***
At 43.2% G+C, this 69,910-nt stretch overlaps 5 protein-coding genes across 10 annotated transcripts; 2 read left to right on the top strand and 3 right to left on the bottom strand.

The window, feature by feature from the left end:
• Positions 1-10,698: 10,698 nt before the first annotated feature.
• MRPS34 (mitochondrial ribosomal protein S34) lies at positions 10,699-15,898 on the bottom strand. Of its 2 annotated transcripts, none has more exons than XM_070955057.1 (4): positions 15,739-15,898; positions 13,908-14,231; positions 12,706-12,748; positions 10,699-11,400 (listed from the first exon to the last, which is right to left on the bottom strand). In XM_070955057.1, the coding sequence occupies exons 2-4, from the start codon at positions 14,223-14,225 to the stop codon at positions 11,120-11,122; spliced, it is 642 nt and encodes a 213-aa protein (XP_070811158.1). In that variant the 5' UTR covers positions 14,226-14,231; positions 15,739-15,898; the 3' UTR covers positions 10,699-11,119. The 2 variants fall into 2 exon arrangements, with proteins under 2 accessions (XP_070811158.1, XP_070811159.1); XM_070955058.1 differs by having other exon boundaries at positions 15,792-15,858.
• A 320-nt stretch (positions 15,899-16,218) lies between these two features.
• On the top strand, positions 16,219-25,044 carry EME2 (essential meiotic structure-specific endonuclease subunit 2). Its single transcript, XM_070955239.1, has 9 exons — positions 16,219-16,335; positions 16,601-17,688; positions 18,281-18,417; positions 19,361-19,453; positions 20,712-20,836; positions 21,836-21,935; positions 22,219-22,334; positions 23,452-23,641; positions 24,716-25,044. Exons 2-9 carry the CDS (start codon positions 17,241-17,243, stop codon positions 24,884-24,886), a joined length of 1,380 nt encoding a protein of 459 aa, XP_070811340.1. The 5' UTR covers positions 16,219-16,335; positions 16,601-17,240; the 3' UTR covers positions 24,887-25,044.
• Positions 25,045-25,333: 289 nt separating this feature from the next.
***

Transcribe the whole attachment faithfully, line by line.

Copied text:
At 43.2% G+C, this 69,910-nt stretch overlaps 5 protein-coding genes across 10 annotated transcripts; 2 read left to right on the top strand and 3 right to left on the bottom strand.

The window, feature by feature from the left end:
• Positions 1-10,698: 10,698 nt before the first annotated feature.
• MRPS34 (mitochondrial ribosomal protein S34) lies at positions 10,699-15,898 on the bottom strand. Of its 2 annotated transcripts, none has more exons than XM_070955057.1 (4): positions 15,739-15,898; positions 13,908-14,231; positions 12,706-12,748; positions 10,699-11,400 (listed from the first exon to the last, which is right to left on the bottom strand). In XM_070955057.1, the coding sequence occupies exons 2-4, from the start codon at positions 14,223-14,225 to the stop codon at positions 11,120-11,122; spliced, it is 642 nt and encodes a 213-aa protein (XP_070811158.1). In that variant the 5' UTR covers positions 14,226-14,231; positions 15,739-15,898; the 3' UTR covers positions 10,699-11,119. The 2 variants fall into 2 exon arrangements, with proteins under 2 accessions (XP_070811158.1, XP_070811159.1); XM_070955058.1 differs by having other exon boundaries at positions 15,792-15,858.
• A 320-nt stretch (positions 15,899-16,218) lies between these two features.
• On the top strand, positions 16,219-25,044 carry EME2 (essential meiotic structure-specific endonuclease subunit 2). Its single transcript, XM_070955239.1, has 9 exons — positions 16,219-16,335; positions 16,601-17,688; positions 18,281-18,417; positions 19,361-19,453; positions 20,712-20,836; positions 21,836-21,935; positions 22,219-22,334; positions 23,452-23,641; positions 24,716-25,044. Exons 2-9 carry the CDS (start codon positions 17,241-17,243, stop codon positions 24,884-24,886), a joined length of 1,380 nt encoding a protein of 459 aa, XP_070811340.1. The 5' UTR covers positions 16,219-16,335; positions 16,601-17,240; the 3' UTR covers positions 24,887-25,044.
• Positions 25,045-25,333: 289 nt separating this feature from the next.